Five interesting things … from the postcode health atlas
by Guest Author on 28 Apr 2014
A new environment and health atlas unveiled last week allows you to type in a postcode and see the community-level risk for developing 14 diseases, as well as the levels of common environmental agents. Here Dr Anna Hansell of Imperial College London explains five of the most interesting ― and surprising ― findings from the atlas.
One of the most exciting things about the atlas is the fine scale that we’ve managed to achieve by drilling down into small area-level data (around 6,000 people per area). People have mapped disease risk and environment factors before, but never at such a fine scale. While it shouldn’t be used to see what an individual’s risk is, it does allow us to see some surprising patterns, some of which are ripe for more research …
- Some diseases produce ‘flat maps’. Some diseases such as lung cancer, skin cancer, liver cancer, COPD and mesothelioma showed high levels of geographical variation (high levels in some areas and low in others). But common cancers such as breast cancer and prostate cancer showed very little geographical variation ― a ‘flat map’. This suggests that environmental factors that vary between areas are unlikely to play a large role in determining the risk for prostate or breast cancer.
- It’s not ‘grim up north’. We didn’t find that health risks were uniformly worse in northern areas. While heart disease risks tended to be higher than average in northern compared with southern areas, breast cancer risks were lower, and lung cancer risks were higher in urban centres in both north and south of England. The health risks were adjusted for deprivation, so this shouldn’t be the explanation for our findings.
- Skin cancer isn’t all down to hours of sunshine. The atlas shows that malignant melanoma skin cancer risk is greatest in south west England even though sunshine duration is highest in south east England. This suggests that despite a lower level of sunlight in the south west people may be more exposed, which could trigger further research into behavioural differences between the areas.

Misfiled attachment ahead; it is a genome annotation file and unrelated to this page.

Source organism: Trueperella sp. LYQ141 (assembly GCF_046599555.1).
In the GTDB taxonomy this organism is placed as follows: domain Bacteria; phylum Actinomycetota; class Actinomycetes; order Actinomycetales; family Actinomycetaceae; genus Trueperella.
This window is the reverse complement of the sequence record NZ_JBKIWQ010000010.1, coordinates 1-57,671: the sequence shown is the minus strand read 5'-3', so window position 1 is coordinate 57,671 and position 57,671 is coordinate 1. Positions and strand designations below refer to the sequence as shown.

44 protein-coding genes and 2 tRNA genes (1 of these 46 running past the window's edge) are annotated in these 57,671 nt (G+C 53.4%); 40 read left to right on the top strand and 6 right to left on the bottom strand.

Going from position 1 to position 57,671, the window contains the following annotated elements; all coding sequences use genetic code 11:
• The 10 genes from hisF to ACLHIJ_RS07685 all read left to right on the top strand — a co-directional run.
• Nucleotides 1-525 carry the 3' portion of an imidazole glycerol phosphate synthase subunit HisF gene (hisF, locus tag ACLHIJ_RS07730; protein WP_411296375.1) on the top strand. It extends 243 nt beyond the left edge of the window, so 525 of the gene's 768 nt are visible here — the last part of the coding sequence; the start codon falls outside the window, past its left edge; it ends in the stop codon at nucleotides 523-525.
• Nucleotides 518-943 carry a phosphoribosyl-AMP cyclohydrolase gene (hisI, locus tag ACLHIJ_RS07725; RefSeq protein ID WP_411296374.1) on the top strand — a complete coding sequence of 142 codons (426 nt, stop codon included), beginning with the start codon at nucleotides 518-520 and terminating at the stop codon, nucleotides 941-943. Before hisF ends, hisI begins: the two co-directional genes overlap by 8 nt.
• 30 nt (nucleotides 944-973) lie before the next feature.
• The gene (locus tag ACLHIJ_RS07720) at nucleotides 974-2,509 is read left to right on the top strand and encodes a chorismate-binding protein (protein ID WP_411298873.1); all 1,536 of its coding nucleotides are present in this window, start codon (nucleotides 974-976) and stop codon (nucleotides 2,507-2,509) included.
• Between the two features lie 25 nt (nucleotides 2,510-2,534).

- Merseyside has a significantly higher risk of liver cancer. The highest liver cancer risk was seen in the Merseyside area and this was one of the most striking geographical patterns. This might be partly related to differences in coding of this type of cancer between cancer registries across England and Wales. We also know that there’s a higher prevalence of hepatitis C infections, a risk factor for liver cancer, in Merseyside, which may also partly account for the increased risk.
- We really are dealing with small numbers. The print version of the atlas provides information on how many cases were seen in a census ward for each of the 14 health conditions. The rarest cancers were leukaemia, brain cancer and mesothelioma (a cancer related to past asbestos exposure). Over a 25 year period, the average number of new cases in a ward was around 14 for leukaemia, nine for brain cancer and two for mesothelioma. By comparison, breast cancer, the commonest cancer we looked at, the average number of cases was approximately 84.
We hope the atlas will not only help stimulate more research, but also provide useful information about health and the environment. We produced the atlas as a resource not just for people working in public health and public health policy but also for the general public ― we spent two years working with Sense About Science (a charity promoting better understanding of science) to help us communicate to all of these audiences. We have had over 200,000 people access the website in the first three days, which has been a phenomenal response!
The atlas was produced by the UK Small Area Health Statistics Unit (SAHSU), part of the MRC-PHE Centre for Environment and Health based at Imperial College London. The website address is www.envhealthatlas.co.uk and a companion print volume with detailed interpretive text is published by Oxford University Press.
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